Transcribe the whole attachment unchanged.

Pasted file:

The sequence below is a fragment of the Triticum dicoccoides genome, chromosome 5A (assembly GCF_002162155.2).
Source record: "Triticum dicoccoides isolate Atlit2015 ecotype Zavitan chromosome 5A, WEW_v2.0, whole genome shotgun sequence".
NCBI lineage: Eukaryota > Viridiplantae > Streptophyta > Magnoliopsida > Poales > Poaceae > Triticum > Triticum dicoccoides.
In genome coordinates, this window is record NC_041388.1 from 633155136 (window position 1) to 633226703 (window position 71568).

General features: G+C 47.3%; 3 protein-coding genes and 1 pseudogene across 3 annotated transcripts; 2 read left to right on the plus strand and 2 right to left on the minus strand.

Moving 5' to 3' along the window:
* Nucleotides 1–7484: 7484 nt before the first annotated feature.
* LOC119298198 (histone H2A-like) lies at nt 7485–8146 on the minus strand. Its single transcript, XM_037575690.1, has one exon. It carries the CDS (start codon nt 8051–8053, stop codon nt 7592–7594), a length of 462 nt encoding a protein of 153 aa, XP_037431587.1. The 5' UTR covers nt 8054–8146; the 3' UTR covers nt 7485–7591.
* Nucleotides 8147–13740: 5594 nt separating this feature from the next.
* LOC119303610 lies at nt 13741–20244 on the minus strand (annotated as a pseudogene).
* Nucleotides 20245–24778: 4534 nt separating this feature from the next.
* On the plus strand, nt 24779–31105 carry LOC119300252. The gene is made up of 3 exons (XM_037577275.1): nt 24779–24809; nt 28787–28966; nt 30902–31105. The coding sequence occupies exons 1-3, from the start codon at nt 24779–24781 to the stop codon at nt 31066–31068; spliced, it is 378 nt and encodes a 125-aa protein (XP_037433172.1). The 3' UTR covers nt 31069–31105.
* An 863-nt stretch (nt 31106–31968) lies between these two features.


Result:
The sequence below is a fragment of the Triticum dicoccoides genome, chromosome 5A (assembly GCF_002162155.2).
Source record: "Triticum dicoccoides isolate Atlit2015 ecotype Zavitan chromosome 5A, WEW_v2.0, whole genome shotgun sequence".
NCBI lineage: Eukaryota > Viridiplantae > Streptophyta > Magnoliopsida > Poales > Poaceae > Triticum > Triticum dicoccoides.
In genome coordinates, this window is record NC_041388.1 from 633155136 (window position 1) to 633226703 (window position 71568).

General features: G+C 47.3%; 3 protein-coding genes and 1 pseudogene across 3 annotated transcripts; 2 read left to right on the plus strand and 2 right to left on the minus strand.

Moving 5' to 3' along the window:
* Nucleotides 1–7484: 7484 nt before the first annotated feature.
* LOC119298198 (histone H2A-like) lies at nt 7485–8146 on the minus strand. Its single transcript, XM_037575690.1, has one exon. It carries the CDS (start codon nt 8051–8053, stop codon nt 7592–7594), a length of 462 nt encoding a protein of 153 aa, XP_037431587.1. The 5' UTR covers nt 8054–8146; the 3' UTR covers nt 7485–7591.
* Nucleotides 8147–13740: 5594 nt separating this feature from the next.
* LOC119303610 lies at nt 13741–20244 on the minus strand (annotated as a pseudogene).
* Nucleotides 20245–24778: 4534 nt separating this feature from the next.
* On the plus strand, nt 24779–31105 carry LOC119300252. The gene is made up of 3 exons (XM_037577275.1): nt 24779–24809; nt 28787–28966; nt 30902–31105. The coding sequence occupies exons 1-3, from the start codon at nt 24779–24781 to the stop codon at nt 31066–31068; spliced, it is 378 nt and encodes a 125-aa protein (XP_037433172.1). The 3' UTR covers nt 31069–31105.
* An 863-nt stretch (nt 31106–31968) lies between these two features.